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The role of cell transplantation in modifying the course of limb girdle muscular dystrophy: a longitudinal 5-year study

Authors Sharma A, Sane H, Gokulchandran N, Gandhi S, Bhovad P, Khopkar D, Paranjape A, Bhagwanani K, Badhe P

Received 25 July 2014

Accepted for publication 23 September 2014

Published 14 September 2015 Volume 2015:5 Pages 93—102


Checked for plagiarism Yes

Review by Single-blind

Peer reviewer comments 3

Editor who approved publication: Prof. Dr. Thomas Müller

Alok Sharma,1 Hemangi Sane,2 Nandini Gokulchandran,1 Sushant Gandhi,3 Pradnya Bhovad,3 Dipti Khopkar,2 Amruta Paranjape,2 Khushboo Bhagwanani,3 Prerna Badhe1

1Department of Medical Services and Clinical Research, 2Department of Research and Development, 3Department of Neurorehabilitation, NeuroGen Brain and Spine Institute, Stemasia Hospital and Research Centre, Nerul, Navi Mumbai, Maharashtra, India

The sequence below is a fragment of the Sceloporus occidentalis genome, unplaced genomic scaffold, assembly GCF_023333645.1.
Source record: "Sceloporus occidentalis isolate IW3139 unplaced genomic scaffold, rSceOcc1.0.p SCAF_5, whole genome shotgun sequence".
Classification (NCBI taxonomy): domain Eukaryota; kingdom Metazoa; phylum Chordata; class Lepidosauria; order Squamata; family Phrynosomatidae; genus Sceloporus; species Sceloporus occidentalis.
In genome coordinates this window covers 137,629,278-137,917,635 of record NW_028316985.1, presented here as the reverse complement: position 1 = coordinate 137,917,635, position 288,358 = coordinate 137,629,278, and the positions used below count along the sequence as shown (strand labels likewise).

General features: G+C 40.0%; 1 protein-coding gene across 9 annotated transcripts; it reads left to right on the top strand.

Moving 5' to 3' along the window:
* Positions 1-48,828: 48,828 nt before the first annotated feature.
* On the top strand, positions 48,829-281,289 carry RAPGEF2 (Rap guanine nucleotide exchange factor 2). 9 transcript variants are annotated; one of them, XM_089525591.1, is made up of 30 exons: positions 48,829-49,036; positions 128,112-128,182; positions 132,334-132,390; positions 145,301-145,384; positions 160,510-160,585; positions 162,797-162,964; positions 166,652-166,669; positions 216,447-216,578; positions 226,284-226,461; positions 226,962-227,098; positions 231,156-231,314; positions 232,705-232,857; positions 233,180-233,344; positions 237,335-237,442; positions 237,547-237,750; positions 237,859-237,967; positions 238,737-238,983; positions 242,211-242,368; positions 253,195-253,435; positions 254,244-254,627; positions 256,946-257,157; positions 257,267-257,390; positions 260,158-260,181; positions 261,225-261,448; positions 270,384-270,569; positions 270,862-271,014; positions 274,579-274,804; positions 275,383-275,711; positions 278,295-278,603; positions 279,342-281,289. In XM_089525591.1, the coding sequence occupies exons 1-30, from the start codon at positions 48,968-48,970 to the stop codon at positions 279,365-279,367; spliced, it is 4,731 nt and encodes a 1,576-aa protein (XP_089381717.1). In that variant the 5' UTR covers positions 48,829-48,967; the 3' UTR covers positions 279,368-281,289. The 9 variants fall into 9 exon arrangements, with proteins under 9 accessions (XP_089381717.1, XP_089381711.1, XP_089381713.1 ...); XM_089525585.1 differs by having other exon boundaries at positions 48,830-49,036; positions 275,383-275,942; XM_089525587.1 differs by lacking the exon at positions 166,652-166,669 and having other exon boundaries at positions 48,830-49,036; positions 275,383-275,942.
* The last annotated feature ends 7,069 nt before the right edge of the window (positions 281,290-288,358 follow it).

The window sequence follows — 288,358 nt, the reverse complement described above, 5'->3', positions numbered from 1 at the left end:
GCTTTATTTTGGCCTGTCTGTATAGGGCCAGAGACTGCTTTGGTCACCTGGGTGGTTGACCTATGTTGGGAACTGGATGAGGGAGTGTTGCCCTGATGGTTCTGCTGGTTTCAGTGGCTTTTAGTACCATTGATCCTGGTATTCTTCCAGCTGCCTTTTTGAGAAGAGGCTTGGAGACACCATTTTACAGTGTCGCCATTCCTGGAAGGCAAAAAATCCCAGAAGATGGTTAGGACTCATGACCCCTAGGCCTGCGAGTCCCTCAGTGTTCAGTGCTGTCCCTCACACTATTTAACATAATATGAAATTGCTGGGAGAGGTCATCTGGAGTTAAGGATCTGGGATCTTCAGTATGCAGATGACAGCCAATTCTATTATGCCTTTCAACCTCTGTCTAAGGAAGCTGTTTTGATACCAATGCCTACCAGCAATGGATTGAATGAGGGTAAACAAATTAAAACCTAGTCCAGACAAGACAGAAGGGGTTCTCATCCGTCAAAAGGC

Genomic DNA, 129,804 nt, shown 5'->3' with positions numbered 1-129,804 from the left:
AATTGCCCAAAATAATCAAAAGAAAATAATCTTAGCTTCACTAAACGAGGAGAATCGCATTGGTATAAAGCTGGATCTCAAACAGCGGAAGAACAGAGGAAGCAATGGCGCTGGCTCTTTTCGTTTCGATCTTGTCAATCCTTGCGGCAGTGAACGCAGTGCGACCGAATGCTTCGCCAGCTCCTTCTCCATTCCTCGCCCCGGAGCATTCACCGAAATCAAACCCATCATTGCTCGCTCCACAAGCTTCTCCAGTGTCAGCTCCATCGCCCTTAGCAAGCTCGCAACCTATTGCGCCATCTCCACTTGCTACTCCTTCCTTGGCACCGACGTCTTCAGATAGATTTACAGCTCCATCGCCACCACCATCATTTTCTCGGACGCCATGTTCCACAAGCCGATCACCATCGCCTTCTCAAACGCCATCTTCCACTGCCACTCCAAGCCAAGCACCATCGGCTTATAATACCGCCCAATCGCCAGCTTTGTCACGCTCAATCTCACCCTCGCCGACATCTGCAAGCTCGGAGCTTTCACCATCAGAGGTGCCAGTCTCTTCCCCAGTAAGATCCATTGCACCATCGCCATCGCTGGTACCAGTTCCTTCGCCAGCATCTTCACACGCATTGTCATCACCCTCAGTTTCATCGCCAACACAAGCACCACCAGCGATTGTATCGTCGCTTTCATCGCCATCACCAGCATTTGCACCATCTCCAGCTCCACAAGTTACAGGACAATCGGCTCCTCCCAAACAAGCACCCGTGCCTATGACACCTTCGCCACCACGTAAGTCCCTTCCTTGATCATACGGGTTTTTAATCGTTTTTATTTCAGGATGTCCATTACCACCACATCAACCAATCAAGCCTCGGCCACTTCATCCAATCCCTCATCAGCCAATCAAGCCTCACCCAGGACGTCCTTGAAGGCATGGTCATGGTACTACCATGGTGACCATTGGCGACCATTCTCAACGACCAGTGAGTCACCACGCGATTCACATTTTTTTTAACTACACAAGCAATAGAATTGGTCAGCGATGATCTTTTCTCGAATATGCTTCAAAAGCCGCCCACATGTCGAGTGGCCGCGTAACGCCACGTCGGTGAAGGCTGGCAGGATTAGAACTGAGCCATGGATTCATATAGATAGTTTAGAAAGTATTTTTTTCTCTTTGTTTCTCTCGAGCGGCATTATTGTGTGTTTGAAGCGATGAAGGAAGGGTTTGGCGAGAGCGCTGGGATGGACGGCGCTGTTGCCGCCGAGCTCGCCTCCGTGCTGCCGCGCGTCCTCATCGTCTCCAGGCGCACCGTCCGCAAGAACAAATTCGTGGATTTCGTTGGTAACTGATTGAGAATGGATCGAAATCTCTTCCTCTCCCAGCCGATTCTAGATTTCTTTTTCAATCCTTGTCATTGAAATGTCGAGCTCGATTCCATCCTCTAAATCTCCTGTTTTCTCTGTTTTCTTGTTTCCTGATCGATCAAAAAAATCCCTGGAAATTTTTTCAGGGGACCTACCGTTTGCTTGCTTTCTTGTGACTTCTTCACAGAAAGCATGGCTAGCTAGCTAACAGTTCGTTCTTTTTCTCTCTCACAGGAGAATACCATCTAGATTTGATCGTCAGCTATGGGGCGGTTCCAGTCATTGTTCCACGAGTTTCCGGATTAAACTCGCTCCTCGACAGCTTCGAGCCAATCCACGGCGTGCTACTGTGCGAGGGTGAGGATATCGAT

Abstract: Limb girdle muscular dystrophy (LGMD), a group of progressive degenerative disorders, causes functional limitation affecting the quality of life. Cell therapy is being widely explored and preliminary studies have shown beneficial effects. Cell therapy induces trophic-factors release, angiogenesis, anti-inflammation, and protein synthesis, which helps in the reparative process at the microcellular level. In this 5-year longitudinal study, the effect of autologous bone marrow mononuclear cells is studied on the natural course of 65 patients with LGMD. Functional Independence Measure and manual muscle testing showed statistically significant improvement, post-cell transplantation. The key finding of this study was demonstration of a plateau phase in the disease progression of the patients. No adverse events were noted. Autologous bone marrow mononuclear cells may be a novel, safe, and effective treatment approach to control the rate of progression of LGMD, thus improving the functional outcomes. Further randomized controlled trials are required.

Keywords: cell therapy, autologous, bone marrow

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